By Heather Comstock
This is the first in a series of posts to introduce you to the audacious ladies who make the Empowerment Center work! They go above and beyond to help clients and are determined to make a difference in women’s lives – particularly because they have had to forge their own path through a life transition. Their own experiences coupled with their training and expertise provides a positive experience for women coming through our doors.
Cindy Virtue is The Empowerment Center’s Career Coach and has been providing job search and career management coaching for over six years. Throughout her career, Cindy told me she has always tried to work the “career ladder” and work toward advancing her career within the positions she held. Cindy doesn’t stop teaching either! In the time that I have known her, I have learned a lot about what it takes to stand out in today’s professional sphere from resumes to social networking!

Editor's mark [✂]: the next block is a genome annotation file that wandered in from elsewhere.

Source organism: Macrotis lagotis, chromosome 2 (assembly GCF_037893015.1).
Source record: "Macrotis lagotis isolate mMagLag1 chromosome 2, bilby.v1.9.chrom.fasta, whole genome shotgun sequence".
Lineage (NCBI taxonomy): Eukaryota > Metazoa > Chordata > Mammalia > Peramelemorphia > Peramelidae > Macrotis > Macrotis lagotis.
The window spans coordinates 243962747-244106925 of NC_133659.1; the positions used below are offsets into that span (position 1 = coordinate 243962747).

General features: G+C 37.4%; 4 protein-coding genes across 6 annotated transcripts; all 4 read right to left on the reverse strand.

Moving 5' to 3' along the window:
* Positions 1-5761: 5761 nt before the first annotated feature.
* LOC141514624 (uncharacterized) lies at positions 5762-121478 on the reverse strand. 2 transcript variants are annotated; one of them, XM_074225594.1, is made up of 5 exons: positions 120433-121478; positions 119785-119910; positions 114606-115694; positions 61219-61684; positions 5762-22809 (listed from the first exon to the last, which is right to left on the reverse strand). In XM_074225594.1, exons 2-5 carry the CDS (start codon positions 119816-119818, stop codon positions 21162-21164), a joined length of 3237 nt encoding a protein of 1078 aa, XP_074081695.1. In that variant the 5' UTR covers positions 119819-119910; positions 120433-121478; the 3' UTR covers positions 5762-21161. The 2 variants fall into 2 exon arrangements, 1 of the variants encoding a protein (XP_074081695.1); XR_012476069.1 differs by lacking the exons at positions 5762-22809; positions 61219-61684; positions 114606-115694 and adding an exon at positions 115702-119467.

After the birth of her second child, Cindy left the workforce to stay at home with her kids. As they grew, she continued to keep her skills fresh by volunteering. She was very involved with the PTA advancing into leadership positions. Volunteering helped her stay connected with other parents and professionals and keep her skills up.
At a job fair nine years ago, she met Empowerment Center founder Lisa Dolce who was looking for administrative help for her company. As Cindy got involved she really enjoyed the work and meeting the clients. She decided to become a coach herself. She currently holds certifications as a Job & Career Transition Coach and a Certified Job Search Strategist. She continues to earn Continuing Education Credits (CEU’s) from the Career Master Institute to keep abreast of new developments in the field.